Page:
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TE KARAKA

Wai-Toi-Moroki

For the last three years we have seen The Arts Foundation Springboard programme provide funding and mentoring support to seven artists with outstanding potential across a diverse range of disciplines. In 2021 a new partnership between Te Rūnanga o Ngāi Tahu and Springboard saw the creation of Wai-Toi-Moroki, a Springboard award dedicated to a Ngāi Tahu ringatoi. Turumeke Harrington is the first recipient of Wai-Toi-Moroki and as such will receive a $15,000 grant, and mentorship from an alumni of Arts Foundation whānau.

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Te Tapu o Tāne

In the heart of Murihiku, four papatipu rūnaka have come together to establish Te Tapu o Tāne, an enterprise founded on the principle of kaitiakitanga – for whānau, and for te taiao. Now in its second year, Te Tapu o Tāne is providing education and employment for rangatahi Māori, and is working with local partners to lead catchment rehabilitation.

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Bowel Screening – Don’t Delay

June Harvey Kitto is a wahine on a mission, determined to share the story of her journey with bowel cancer to raise awareness about the deadly disease. She sits down with kaituhi Anna Brankin to talk about the simple screening process that can save lives by catching cancer early.

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Te Ao o te Māori

A rūnanga business in Kaikōura is changing lives, the environment and the narrative when it comes to pest control in its takiwā.
“The norm for most organisations that operate in pest control has been about eradication,” says Rawiri Manawatu, the Managing Director of Te Rūnanga o Kaikōura, “but we are changing that narrative to restoration – restoring the balance of nature.

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Aukaha

Well-known multi-media artist Vicki is involved in the Paemanu: Ngāi Tahu Contemporary Visual Arts show at Dunedin’s Public Art Gallery. She is also working with Tāmaki Makaurau artist and academic Dr Alex Monteith, and Dr Gerard O’Regan, of Tūhura Otago Museum, on the latest iteration of a longitudinal project that functions in many ways to reinsert our voices into the academic story of the activities of our tūpuna – an art-meets-archaeology multidisciplinary venture.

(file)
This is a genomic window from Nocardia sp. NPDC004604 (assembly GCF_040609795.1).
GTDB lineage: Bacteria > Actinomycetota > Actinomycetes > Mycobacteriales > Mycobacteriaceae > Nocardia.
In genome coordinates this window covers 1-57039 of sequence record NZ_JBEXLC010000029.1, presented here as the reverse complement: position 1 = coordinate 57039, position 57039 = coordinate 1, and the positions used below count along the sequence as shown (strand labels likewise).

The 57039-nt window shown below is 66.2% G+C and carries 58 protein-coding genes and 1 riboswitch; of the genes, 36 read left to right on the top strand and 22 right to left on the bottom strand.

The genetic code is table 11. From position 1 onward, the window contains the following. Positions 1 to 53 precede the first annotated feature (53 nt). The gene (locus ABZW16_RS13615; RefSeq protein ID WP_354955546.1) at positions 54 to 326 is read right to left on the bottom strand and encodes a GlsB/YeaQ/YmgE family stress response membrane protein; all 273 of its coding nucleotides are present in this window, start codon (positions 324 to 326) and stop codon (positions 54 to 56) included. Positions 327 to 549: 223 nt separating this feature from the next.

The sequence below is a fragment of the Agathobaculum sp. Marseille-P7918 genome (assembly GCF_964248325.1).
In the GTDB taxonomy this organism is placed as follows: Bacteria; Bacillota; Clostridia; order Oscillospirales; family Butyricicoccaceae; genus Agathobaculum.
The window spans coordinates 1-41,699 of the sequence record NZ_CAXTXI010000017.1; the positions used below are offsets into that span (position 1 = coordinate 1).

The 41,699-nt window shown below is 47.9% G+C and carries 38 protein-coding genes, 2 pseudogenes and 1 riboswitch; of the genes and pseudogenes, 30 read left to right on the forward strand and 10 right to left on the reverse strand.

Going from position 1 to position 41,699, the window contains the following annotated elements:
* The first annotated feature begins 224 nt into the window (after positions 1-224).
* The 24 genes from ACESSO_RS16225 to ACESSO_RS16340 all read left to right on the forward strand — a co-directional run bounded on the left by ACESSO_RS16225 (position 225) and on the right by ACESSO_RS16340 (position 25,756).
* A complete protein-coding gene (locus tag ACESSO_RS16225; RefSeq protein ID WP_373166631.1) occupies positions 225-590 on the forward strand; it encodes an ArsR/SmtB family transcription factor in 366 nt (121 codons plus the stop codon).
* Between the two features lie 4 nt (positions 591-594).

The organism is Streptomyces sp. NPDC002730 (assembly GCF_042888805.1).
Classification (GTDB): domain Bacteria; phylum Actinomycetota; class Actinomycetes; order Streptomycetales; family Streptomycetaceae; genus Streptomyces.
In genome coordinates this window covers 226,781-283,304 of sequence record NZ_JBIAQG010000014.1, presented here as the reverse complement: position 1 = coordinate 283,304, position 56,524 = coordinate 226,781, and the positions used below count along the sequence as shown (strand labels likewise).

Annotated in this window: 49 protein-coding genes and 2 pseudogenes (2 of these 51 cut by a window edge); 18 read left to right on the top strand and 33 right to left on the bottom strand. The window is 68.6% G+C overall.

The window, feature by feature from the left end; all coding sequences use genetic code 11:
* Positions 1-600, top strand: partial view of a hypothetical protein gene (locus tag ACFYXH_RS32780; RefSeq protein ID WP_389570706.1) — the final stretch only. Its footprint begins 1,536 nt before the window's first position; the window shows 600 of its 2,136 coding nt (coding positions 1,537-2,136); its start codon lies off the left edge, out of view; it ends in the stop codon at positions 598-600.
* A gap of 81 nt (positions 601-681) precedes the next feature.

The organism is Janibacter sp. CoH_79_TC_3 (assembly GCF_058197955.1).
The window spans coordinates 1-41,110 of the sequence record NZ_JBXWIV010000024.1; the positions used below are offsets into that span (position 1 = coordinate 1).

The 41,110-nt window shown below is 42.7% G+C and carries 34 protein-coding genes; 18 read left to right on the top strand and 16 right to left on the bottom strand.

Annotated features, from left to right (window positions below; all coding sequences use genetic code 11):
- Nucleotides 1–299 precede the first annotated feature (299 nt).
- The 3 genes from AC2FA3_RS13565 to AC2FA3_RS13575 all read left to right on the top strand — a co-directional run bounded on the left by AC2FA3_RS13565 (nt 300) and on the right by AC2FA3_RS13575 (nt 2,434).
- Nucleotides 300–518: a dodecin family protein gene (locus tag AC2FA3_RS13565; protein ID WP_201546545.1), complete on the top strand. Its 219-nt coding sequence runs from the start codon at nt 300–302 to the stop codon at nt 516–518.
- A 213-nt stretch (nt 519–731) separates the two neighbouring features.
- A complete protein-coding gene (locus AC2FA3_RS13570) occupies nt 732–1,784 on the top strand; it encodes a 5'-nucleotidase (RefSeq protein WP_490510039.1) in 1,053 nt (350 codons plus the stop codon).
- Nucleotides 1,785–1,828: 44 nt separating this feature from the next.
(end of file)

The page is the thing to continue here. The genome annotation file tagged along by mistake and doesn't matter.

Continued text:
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Review

The long-anticipated book about Rehua is finally available. A labour of love written by Claire Kaahu White working closely with Dr Terry Ryan, the book has 16 chapters and 335 pages. If you were looking at a comprehensive story about Rehua you may be disappointed and the title is a little misleading. As the book covers not only Rehua Marae, but Māori Affairs Trade Training in Christchurch, the different hostels and key moments and people that were influential in the development of both the trade training scheme and Te Whatumanawa Maoritanga O Rehua Marae through the first 50 years.

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He Tangata
Winnie Matahaere

My first job was in the late 90s where I worked closely with Tahu Potiki on manuscripts he was translating at the time. Tahu also set up the first rōpū of rakatahi, dragging us around the motu and building a sense of connection through whakapapa. He took us up to the signing of the Deed of Settlement in Kaikōura and reminded us of the mahi of our tūpuna, usually heroic or dastardly deeds and always the odd battle thrown in. I am still left wondering about the wives and daughters of these Rakatira.

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Ngā Hau e Whā
From the Editor

In a world that is constantly changing and with every decision we make requiring Covid consideration, things that are familiar and unchanged become even more important, providing some sense of “normality” in our lives. TE KARAKA is one of those constants – a taonga appearing in whānau letterboxes at regular intervals for more than 20 years.

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From the CEO
Navigating Change

It’s been an extraordinary year with the Covid-19 Delta variant consuming our every move, and as we race towards the 90 percent double vaccination milestone across the country, a new strain is pushing its way around the world.

If we don’t protect ourselves now then what is the point of “Mō tātou, ā, mō kā uri ā muri ake nei”. It’s incumbent upon us to be intergenerational and that means safeguarding the whānau, the whakapapa and our health in a pandemic world.

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Whenua
Makarore

Makarore is the correct spelling for the Makarora River which flows into the northern end of Lake Wānaka. Manga, or maka in the Kāi Tahu dialect, means stream.

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